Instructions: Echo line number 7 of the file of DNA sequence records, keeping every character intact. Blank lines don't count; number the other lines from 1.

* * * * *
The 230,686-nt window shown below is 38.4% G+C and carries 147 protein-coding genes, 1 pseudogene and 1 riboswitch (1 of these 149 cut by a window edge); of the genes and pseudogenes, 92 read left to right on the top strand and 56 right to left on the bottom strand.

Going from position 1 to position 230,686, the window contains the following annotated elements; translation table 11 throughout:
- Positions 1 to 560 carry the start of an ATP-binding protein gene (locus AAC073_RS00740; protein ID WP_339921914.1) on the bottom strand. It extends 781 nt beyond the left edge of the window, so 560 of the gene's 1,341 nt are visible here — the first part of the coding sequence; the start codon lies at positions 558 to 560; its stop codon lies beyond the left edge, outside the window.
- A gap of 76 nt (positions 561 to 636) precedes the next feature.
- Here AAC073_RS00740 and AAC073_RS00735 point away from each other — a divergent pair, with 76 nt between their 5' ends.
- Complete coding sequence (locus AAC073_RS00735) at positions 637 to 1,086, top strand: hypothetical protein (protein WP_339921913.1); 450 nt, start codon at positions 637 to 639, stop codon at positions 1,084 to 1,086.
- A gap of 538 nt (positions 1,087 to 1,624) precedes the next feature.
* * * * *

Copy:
- A gap of 538 nt (positions 1,087 to 1,624) precedes the next feature.